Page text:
Molecular and cellular studies evaluating a potent 2-cyanoindolizine catechol diether NNRTI targeting wildtype and Y181C mutant HIV-1 reverse transcriptase.Sasaki, T., Gannam, Z.T.K., Kudalkar, S.N., Frey, K.M., Lee, W.G., Spasov, K.A., Jorgensen, W.L., Anderson, K.S.
(2019) Bioorg Med Chem Lett 29: 2182-2188
- PubMed: 31281023
- DOI: 10.1016/j.bmcl.2019.06.047
- Structures With Same Primary Citation
- PubMed Abstract:
The development of efficacious NNRTIs for HIV/AIDS therapy is commonly met with the emergence of drug resistant strains, including the Y181C variant. Using a computationally-guided approach, we synthesized the catechol diether series of NNRTIs, which ...
The development of efficacious NNRTIs for HIV/AIDS therapy is commonly met with the emergence of drug resistant strains, including the Y181C variant. Using a computationally-guided approach, we synthesized the catechol diether series of NNRTIs, which display sub-nanomolar potency in cellular assays. Among the most potent were a series of 2-cyanoindolizine substituted catechol diethers, including Compound 1. We present here a thorough evaluation of this compound, including biochemical, cellular, and structural studies. The compound demonstrates low nanomolar potency against both WT and Y181C HIV-1 RT in in vitro and cellular assays. Our crystal structures of both the wildtype and mutant forms of RT in complex with Compound 1 allow the interrogation of this compound's features that allow it to maintain strong efficacy against the drug resistant mutant. Among these are compensatory shifts in the NNRTI binding pocket, persistence of multiple hydrogen bonds, and van der Waals contacts throughout the binding site. Further, the fluorine at the C6 position of the indolizine moiety makes multiple favorable interactions with both RT forms. The present study highlights the indolizine-substituted catechol diether class of NNRTIs as promising therapeutic candidates possessing optimal pharmacological properties and significant potency against multiple RT variants.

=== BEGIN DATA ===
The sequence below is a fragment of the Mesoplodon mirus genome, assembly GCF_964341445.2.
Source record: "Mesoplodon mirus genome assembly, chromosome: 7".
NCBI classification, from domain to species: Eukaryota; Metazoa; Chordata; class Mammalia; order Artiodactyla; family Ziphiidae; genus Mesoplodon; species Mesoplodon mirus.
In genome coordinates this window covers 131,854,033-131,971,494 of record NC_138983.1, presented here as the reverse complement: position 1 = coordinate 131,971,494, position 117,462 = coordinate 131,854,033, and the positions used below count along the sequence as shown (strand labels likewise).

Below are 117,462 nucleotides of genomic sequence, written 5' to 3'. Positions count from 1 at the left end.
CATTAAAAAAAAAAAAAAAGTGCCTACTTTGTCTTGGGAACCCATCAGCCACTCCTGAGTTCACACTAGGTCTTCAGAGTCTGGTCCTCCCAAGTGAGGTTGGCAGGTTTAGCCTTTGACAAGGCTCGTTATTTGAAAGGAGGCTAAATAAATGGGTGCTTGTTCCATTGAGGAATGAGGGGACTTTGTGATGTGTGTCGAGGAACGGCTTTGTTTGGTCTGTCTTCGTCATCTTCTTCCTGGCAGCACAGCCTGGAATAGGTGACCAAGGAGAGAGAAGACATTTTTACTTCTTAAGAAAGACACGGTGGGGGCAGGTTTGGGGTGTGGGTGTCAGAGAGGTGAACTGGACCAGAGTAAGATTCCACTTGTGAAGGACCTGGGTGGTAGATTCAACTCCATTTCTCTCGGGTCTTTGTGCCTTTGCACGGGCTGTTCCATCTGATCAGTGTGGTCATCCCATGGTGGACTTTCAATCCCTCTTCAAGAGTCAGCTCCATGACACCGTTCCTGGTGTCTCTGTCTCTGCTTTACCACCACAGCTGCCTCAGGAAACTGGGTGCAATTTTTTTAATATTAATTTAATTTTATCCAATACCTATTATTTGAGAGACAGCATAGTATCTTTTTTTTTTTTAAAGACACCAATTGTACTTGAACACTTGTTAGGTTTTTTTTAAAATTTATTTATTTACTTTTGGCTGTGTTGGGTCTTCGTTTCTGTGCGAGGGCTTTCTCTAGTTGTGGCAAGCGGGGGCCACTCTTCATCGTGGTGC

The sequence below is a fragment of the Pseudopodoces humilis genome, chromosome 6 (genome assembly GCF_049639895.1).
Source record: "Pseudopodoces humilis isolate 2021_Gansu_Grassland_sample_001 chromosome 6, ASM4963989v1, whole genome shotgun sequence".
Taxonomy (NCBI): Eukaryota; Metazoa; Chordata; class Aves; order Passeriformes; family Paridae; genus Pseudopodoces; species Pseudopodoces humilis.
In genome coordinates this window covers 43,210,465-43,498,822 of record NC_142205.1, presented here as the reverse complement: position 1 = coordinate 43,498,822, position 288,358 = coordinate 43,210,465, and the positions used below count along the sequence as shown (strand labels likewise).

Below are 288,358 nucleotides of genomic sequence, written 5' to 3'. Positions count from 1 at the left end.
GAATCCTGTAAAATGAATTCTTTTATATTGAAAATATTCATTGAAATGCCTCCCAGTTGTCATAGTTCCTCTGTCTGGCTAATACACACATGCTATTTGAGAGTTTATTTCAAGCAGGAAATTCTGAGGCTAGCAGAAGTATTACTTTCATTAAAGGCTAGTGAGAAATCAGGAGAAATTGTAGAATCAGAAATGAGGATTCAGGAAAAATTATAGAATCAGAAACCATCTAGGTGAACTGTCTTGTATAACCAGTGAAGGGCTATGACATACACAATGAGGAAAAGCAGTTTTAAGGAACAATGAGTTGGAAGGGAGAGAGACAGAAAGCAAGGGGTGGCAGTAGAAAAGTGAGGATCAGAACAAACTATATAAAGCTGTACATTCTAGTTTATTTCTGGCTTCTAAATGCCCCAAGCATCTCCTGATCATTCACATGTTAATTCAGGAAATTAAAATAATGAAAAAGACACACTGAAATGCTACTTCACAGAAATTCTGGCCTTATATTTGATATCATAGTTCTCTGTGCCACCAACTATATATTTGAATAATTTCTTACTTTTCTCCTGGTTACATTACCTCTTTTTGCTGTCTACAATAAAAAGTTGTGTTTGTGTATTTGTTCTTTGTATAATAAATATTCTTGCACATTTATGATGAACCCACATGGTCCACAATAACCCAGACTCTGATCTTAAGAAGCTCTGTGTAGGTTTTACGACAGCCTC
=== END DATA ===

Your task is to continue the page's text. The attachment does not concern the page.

Department of Pharmacology, Yale University, 333 Cedar Street, New Haven, CT 06520, United States; Department of Molecular Biophysics and Biochemistry, Yale University, 333 Cedar Street, New Haven, CT 06520, United States. Electronic address: email@example.com.